The first and truest ideals of democracy were embodied in the politicalideas of Andrew Jackson and the Jacksonian democrats. Calling themselves theguardians of the United States Constitution, the Jacksonian politicians engenderedwide spread liberty under a government which represented all men, rather than onlythe upper class. While some policies under the democrats had evident flaws, theywere, for the most part, eager social reformers who strived to put the power ofgovernment into the hands of the common citizens.
The convictions and ideals of the Jacksonian Democrats can be bestillustrated through a passage written by George Henry Evans. Evans was an editorwith strong democratic principles who created The Working Mens Declaration ofIndependence (Doc. A). Within the declaration, Evans stresses the importance ofestablishing democracy. He uses words and phrases from Jeffersons Declarationof Independence to clarify his points and stress his convictions. Stating theabsolute necessity of the organization of the party, Evans explains that it will bepossible to prevent the upper class from subverting the indefeasible andfundamental privilege of liberty.
And finally, Evans states that it is the commoncitizens right to use every constitutional means necessary to reform the abusesand provide new guards for future security. In doing so, he documented thecharacteristic attitude of the majority of the country in the 1820s and 1830s.Evans was only one of the many Jacksonian democrats to contribute to thesuccess of the party and to the reforms that they made. Chief Justice Roger B.Taneys opinion in the Supreme Court Case of Charles River Bridge v. WarrenBridge was a capitalist decision which was a typical response for a Jacksoniandemocrat (Doc. H). This decision stated that while the Charter of 1785 allowed theCharles River Bridge to be constructed, it did not prohibit any other bridges frombeing constructed.
Therefore, Taney decided that the capitalistic competitionwould be healthy for the economy of the regions along the Charles River. In doingthis, Taney was eliminating the monopolies of the elite and creating equaleconomic opportunities for all citizens. As a result, Taney contributed to one of themajor achievements of the Jacksonian Democrats – to create economic equality.The President of the United States of America and leader of the Democraticparty, Andrew Jackson, was perhaps the most outspoken democrat of the time.
Heused his position as leader of the country to give more power to the common man. Even before his election as president, he succeeded in having the property qualification eliminated, therefore, increasing the voting population tremendously. Jackson became the first president truly elected by the common man, rather thanonly high society.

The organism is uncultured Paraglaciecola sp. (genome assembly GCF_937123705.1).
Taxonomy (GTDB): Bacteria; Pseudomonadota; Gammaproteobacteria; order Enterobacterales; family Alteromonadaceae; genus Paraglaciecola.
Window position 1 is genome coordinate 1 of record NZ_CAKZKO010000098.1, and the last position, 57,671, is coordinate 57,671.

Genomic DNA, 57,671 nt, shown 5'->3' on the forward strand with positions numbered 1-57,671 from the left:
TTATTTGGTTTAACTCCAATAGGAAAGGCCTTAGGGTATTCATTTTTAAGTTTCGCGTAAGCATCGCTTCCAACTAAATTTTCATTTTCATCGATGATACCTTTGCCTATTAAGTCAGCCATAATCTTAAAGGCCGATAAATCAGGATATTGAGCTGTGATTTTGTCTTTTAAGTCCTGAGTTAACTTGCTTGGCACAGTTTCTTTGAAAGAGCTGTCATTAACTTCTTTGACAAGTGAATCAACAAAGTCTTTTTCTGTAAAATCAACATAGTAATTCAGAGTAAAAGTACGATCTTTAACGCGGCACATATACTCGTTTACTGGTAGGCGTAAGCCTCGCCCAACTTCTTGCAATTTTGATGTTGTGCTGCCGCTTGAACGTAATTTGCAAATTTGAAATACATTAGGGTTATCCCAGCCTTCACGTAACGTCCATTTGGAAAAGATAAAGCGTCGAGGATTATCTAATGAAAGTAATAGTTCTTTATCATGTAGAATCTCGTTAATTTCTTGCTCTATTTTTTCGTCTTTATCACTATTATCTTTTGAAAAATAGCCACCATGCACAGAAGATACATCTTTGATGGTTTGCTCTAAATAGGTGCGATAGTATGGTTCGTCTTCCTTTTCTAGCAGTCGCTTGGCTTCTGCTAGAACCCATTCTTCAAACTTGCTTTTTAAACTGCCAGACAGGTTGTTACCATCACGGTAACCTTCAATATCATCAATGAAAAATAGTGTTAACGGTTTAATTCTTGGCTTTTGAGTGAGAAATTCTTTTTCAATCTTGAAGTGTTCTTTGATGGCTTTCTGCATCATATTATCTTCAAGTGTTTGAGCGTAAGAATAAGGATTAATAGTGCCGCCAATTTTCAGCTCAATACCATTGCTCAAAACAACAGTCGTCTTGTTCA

For the first time in the history of the nation, the middle classreceived the opportunity to participate in the government that ruled them. Jackson did not stop with the reformation of the election process. Instead,he attacked the Bank of the United States and vetoed the re-charter for theinstitution. President Jackson explained that the banks stock was held by onlyforeigners and a few hundred rich American citizens. As a result, the bankmaintained an exclusive privilege of banking… – a monopoly (Doc.
B). TheDemocrats believed the bank to be a tool of rich oppression and a dangerousinstitution because the men in power were of the highest class and utterlyirresponsible to the people. So, President Jackson vetoed the re-charter and itwas closed. The money was dispersed into several state banks and the monopolyIndeed, the Democrats succeeded in creating a new government for the ruleof a society of middle class citizens. And, the middle class began to prosper underthe struggle for economic equality.
Visiting the United States in 1834, HarrietMartineau reported the prosperity of the country (Doc. D). She discovered theabsence of poverty, gross ignorance, and insolence of manner as well as townswith newspapers and libraries. She also reported on political debated withcommon citizens as judges.
It is quite clear that the expansion of suffrage, supportfor individual rights, and advances of democratic society were responsible for theHowever, it would be both irrational and naive to assume that the ideals ofJacksonian democrats were without flaw. And it would be preposterous toconceive a period in American history without its low points. This holds true forthe period of 1820 – 1830 as well. A number of middle class citizensmisinterpreted democratic reforms as an opportunity to disregard decorum andlaw. Philip Hone, a Whig